• On August 13, 2009 at 9:45 pm Seth Abramson wrote:

            James,

            If you’re asking, as I believe you are, why I didn’t learn certain things on my own–isolated from any guidance–and instead had to discover them in/through an educational environment, I’d say, I don’t know, I’m human?

            Take care,
            S.

            • On August 14, 2009 at 6:41 am james stotts wrote:

              i guess what i’m asking is, why should you learn that in an apparatus where peter gizzi’s being paid to teach you something seemingly elementary and you’re being paid to learn. you’re human, so your poetry education should be public+you should get a paycheck (even a meagre one)yourself?

              and, if you’re going to be advising young poets as a consultant, and expecting those reasonable billable hours…

              everybody wants a piece of the pie, self-education is almost dead in our education system, and yet i don’t ask a consultant to find the right library for me.

              though, seeing as how don and i started out, maybe i should at least be tipping my librarian.

            • On August 14, 2009 at 7:33 am james stotts wrote:

              but an education is what you make of it, and far be it from me to tell anyone they should pay what college costs. harvard law won’t make you a good lawyer, but it offers prospects. and iowa won’t necessarily do anything for you as a writer except teach you how to list your caveats generously. why it is a writer who’d already started publishing, and who has vocally downplayed the concept of institutional cachet would seek out that school and face the intense competition in a search for further and higher confirmation of their talents, all when what they proclaim is that they just want a little free time to write–that’s beyond me.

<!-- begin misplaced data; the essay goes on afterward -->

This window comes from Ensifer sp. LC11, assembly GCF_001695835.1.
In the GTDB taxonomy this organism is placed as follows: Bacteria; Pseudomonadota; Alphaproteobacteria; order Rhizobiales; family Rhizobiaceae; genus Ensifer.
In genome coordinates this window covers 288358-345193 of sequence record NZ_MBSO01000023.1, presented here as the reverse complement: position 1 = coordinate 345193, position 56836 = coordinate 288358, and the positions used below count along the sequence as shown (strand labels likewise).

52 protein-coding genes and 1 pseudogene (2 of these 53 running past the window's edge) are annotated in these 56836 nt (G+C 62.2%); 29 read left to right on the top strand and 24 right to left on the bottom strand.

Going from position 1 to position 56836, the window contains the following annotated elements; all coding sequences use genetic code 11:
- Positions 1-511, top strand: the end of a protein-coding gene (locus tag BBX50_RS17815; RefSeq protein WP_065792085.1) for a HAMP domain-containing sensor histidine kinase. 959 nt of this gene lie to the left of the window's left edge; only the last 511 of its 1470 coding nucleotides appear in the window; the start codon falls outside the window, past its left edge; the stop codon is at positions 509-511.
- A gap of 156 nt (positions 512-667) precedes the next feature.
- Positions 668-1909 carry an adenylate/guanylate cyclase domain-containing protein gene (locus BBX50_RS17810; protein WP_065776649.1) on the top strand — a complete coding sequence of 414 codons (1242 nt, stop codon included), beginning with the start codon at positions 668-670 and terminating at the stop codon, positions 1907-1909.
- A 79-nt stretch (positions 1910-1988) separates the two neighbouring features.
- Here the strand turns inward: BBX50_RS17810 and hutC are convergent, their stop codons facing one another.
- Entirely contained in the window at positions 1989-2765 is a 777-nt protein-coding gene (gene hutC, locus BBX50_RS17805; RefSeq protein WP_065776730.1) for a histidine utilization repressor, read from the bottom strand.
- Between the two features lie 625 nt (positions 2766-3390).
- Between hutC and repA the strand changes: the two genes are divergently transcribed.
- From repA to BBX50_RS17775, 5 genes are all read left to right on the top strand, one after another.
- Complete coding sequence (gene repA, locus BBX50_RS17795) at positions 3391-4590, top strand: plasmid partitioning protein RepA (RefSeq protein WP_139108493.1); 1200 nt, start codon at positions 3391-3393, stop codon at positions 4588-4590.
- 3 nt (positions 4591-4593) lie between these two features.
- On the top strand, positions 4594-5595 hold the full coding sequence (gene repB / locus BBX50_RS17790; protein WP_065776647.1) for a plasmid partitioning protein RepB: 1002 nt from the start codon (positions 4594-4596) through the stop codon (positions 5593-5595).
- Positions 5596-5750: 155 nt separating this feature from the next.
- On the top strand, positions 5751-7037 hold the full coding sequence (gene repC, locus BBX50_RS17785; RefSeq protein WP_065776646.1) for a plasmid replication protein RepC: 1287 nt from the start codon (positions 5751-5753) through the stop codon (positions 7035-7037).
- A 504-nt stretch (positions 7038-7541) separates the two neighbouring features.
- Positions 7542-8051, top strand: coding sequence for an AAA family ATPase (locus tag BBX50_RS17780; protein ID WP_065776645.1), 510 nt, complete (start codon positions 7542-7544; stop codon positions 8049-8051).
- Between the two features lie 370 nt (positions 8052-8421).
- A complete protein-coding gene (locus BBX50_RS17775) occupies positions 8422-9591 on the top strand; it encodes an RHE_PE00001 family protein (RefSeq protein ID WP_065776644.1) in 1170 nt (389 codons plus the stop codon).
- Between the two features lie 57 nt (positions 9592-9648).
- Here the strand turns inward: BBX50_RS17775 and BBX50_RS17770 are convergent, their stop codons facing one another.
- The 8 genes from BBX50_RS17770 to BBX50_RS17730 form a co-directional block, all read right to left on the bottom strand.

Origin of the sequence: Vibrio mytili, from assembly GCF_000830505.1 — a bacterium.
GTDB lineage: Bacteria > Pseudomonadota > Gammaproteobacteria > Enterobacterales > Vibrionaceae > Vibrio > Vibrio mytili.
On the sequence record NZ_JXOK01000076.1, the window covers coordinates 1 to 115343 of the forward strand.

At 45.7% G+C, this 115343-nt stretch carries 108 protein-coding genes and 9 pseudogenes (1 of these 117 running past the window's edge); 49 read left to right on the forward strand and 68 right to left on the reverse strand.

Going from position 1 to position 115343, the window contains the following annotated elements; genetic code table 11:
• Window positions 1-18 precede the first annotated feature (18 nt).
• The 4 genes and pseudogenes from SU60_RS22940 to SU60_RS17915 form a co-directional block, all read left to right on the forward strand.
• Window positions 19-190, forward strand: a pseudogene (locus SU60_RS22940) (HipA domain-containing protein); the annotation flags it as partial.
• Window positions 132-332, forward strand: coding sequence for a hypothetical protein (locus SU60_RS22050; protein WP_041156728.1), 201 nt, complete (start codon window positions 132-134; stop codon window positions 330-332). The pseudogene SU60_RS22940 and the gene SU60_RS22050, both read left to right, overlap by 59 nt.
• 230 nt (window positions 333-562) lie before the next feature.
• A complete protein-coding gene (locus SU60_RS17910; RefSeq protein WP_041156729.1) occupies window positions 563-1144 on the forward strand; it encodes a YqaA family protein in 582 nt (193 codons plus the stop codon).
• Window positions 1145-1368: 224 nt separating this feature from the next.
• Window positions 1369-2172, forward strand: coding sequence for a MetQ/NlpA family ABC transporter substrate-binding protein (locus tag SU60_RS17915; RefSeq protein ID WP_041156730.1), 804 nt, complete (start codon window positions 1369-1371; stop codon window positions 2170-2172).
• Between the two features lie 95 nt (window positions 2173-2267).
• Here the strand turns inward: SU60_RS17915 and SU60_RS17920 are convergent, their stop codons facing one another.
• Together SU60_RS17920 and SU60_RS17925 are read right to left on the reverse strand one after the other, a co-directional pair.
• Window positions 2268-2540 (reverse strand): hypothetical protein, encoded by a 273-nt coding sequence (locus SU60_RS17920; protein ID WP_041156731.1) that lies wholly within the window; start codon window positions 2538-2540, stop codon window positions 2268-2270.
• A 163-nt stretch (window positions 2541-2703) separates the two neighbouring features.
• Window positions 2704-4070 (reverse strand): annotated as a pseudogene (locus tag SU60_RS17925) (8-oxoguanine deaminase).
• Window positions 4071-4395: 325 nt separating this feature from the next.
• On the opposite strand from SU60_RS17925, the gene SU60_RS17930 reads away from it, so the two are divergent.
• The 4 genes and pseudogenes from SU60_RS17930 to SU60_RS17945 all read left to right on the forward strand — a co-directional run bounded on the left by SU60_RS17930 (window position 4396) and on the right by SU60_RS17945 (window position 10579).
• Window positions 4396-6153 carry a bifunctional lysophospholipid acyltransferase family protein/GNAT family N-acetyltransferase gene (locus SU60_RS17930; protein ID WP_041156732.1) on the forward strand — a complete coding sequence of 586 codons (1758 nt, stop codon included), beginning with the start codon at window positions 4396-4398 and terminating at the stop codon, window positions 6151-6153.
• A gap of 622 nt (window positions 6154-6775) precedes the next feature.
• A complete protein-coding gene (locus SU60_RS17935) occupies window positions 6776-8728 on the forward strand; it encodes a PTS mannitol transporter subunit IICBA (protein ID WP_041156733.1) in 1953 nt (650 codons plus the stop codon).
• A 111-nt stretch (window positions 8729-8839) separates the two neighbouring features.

this country is in a bad way, and people with more and more education seem to know less and be less capable of educating themselves. i think MFAs just add to the resentful feelgood institutional dregs. these mis-educated become the teachers (you said you’ve taught, right, and edited?)

              if it seems to you like a shaman scared of hypodermic needles, maybe it’s because in your arrogance you can’t see that i’m actually a qualified country doctor who wonders if my patients need orange flavoring in their IV drip.

  • On August 10, 2009 at 12:40 pm Dermot wrote:

    Matt: Tell it to the English professors in the Seventies who “taught” pop song lyrics.

    That is…..were they right or wrong?

    • On August 10, 2009 at 1:45 pm Matt wrote:

      A lot of people did regretful things in the seventies, from what I’ve heard. (Right? I didn’t exist until ’82, so I wouldn’t know.)

  • On August 10, 2009 at 1:03 pm john wrote:

    Thomas,